Asynchronous Programming in Python – Understanding The Essentials

Python Dependency Management

Asynchronous programming in Python is the process of writing concurrent code that runs asynchronously – i.e. doesn’t take place in real-time. It allows an app instance to execute multiple tasks at the same time, or in parallel. This helps speed up the required processing time because tasks can run simultaneously.

Asynchronous programming can be leveraged in Python to make applications more resilient, flexible, and efficient. Tasks performed asynchronously often  maintain responsiveness in programs and prevent blocking the main thread. This accelerates response time when dealing with multiple tasks at once. 

Let’s dive deeper into what asynchronous programming is, when to perform it, and how to implement it.

What Is Asynchronous Programming?

Asynchronous programming refers to a form of multitasking that allows for faster execution of programs and tasks by dividing a single task into smaller chunks of code. This approach makes it easier for a program to process multiple requests at once, allowing the user to make more efficient use of their time and resources. It allows developers to create complex software applications with minimal effort.

In Python, asynchronous programming is based on the event-driven programming model. This involves using ‘callbacks’, or functions that are triggered as soon as an event occurs. These functions can be used to perform a wide variety of tasks, like making an HTTP request, sending a notification, or even executing some long-running code without blocking the main thread. 

Usually, asynchronous code in Python is directly related to an event loop that needs to be triggered. This loop runs continuously and checks for any new events that need to be processed. Once an event is detected and the loop is triggered, the async code will call the appropriate callback function.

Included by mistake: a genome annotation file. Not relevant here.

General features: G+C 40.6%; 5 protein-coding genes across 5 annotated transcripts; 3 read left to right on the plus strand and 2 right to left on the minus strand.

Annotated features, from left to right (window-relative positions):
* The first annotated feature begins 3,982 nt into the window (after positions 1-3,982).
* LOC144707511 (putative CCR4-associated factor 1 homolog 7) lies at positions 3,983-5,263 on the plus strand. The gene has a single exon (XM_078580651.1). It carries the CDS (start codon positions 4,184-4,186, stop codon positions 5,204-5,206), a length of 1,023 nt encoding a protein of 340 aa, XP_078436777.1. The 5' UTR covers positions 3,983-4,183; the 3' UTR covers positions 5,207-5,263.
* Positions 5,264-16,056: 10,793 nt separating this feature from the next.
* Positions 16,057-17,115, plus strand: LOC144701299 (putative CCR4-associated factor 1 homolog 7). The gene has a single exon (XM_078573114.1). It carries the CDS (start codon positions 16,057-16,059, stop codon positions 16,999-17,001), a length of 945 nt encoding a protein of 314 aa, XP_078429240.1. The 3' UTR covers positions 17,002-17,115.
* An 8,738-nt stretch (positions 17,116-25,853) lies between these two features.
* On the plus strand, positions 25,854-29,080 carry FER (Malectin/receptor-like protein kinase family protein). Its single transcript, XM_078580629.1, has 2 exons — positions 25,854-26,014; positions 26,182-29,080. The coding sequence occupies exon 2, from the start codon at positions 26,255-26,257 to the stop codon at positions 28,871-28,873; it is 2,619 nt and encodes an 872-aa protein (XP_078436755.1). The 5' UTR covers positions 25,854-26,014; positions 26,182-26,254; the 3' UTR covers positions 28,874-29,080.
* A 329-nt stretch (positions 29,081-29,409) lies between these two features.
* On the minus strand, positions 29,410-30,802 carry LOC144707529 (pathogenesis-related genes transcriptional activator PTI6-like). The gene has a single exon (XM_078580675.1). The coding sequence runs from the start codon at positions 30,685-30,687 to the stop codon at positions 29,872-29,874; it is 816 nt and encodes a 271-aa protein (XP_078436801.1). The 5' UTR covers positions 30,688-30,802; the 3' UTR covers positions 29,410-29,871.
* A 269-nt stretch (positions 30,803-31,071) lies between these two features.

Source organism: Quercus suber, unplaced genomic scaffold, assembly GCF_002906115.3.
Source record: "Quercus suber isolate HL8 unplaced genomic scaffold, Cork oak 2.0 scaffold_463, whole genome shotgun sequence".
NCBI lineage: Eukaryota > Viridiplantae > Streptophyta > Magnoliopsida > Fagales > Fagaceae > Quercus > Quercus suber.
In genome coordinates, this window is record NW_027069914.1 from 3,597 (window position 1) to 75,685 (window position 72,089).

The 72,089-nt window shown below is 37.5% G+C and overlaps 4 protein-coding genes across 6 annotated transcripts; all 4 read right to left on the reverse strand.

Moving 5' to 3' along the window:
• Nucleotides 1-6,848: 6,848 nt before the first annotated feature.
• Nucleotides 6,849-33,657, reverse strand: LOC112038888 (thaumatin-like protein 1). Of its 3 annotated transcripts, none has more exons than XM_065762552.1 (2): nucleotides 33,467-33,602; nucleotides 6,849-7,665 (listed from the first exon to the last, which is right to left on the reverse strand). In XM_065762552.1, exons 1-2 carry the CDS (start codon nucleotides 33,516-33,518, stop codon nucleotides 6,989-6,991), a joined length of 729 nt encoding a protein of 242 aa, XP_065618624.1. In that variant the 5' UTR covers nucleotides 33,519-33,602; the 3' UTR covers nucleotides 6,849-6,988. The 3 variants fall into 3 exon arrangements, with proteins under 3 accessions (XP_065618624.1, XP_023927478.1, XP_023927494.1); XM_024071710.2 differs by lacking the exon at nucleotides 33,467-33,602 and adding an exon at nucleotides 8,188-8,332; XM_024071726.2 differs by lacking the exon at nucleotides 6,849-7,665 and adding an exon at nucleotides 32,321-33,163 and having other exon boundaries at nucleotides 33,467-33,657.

It’s worth mentioning that there’s a solid number of reliable Python packages like AsyncIO and Twisted, which make it much easier to write asynchronous code. These libraries provide a range of tools that enable developers to create efficient and scalable applications. 

Related: A Comprehensive Guide To Python Dependency Management

When Do I Need Asynchronous Execution?

Asynchronous programming is primarily used for applications that require a high degree of concurrency. In most cases, this includes web applications that need to handle thousands of requests simultaneously, or even some applications that require the execution of long-running tasks. Since asynchronous programming can allow for the creation of more responsive and event-driven apps, it can significantly improve user experience.

Python is an ideal language for developing applications with asynchronous execution. Asynchronous programming allows developers to take advantage of Python’s high-level syntax and object-oriented style. This makes it easier to write code that is more efficient, faster, and easier to maintain. Some use cases that work very well with asynchronous execution include:

  • Web-based applications that need to handle many requests simultaneously.